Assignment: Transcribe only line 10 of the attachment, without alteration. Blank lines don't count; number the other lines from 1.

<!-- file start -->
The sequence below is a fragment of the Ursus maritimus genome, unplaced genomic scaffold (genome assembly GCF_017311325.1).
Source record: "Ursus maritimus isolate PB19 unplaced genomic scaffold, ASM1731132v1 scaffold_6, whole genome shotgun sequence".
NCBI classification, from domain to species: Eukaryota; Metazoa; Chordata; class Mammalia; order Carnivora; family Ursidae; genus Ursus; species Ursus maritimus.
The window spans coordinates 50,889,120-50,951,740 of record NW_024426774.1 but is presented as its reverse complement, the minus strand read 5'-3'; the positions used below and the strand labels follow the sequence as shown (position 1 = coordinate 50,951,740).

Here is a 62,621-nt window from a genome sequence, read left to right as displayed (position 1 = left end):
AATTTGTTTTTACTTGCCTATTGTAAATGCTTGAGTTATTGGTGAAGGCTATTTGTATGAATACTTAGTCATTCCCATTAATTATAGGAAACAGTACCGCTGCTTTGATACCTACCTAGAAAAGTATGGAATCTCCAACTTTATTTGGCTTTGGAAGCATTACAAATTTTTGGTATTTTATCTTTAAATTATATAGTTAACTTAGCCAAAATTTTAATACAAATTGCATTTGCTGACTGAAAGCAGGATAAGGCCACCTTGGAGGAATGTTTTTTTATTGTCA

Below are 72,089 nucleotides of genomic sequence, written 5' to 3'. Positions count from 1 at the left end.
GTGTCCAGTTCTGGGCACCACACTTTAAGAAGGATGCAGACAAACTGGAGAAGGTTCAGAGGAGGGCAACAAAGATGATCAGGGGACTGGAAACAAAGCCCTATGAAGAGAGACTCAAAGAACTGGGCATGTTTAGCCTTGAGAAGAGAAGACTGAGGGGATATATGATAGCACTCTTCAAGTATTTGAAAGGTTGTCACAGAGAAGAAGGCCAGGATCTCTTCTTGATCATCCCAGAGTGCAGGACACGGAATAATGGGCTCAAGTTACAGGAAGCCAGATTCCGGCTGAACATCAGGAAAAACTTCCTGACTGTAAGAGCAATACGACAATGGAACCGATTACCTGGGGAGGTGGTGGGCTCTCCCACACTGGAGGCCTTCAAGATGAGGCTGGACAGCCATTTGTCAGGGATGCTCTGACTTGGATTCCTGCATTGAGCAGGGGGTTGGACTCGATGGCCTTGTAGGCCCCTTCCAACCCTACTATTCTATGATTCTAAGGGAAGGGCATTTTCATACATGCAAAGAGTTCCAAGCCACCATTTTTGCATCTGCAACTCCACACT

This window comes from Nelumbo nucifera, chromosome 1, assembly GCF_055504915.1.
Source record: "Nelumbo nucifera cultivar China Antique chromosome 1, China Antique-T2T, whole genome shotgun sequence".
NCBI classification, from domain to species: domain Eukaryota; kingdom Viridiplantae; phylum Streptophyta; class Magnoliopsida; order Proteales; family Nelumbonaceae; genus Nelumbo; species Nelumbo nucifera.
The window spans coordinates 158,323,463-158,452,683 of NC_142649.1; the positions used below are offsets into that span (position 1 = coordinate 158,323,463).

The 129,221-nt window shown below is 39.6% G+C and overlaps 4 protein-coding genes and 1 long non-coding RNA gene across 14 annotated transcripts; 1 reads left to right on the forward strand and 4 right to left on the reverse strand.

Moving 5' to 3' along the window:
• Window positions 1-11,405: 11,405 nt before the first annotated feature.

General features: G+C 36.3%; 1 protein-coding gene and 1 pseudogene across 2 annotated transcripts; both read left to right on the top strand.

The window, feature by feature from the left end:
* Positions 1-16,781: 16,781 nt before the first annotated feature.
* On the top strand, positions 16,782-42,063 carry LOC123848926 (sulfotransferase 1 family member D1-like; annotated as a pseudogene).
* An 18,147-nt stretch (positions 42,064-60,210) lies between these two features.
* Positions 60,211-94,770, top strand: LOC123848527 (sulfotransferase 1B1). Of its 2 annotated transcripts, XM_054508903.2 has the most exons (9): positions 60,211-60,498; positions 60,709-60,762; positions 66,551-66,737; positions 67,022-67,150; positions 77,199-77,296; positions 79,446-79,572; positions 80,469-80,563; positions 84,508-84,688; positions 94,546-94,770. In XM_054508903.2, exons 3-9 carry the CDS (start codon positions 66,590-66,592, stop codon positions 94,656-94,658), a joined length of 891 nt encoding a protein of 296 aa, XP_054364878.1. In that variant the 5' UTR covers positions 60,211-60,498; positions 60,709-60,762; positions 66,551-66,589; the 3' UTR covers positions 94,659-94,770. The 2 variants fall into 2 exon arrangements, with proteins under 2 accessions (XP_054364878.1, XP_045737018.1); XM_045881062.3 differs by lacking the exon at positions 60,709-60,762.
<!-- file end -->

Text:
Source record: "Nelumbo nucifera cultivar China Antique chromosome 1, China Antique-T2T, whole genome shotgun sequence".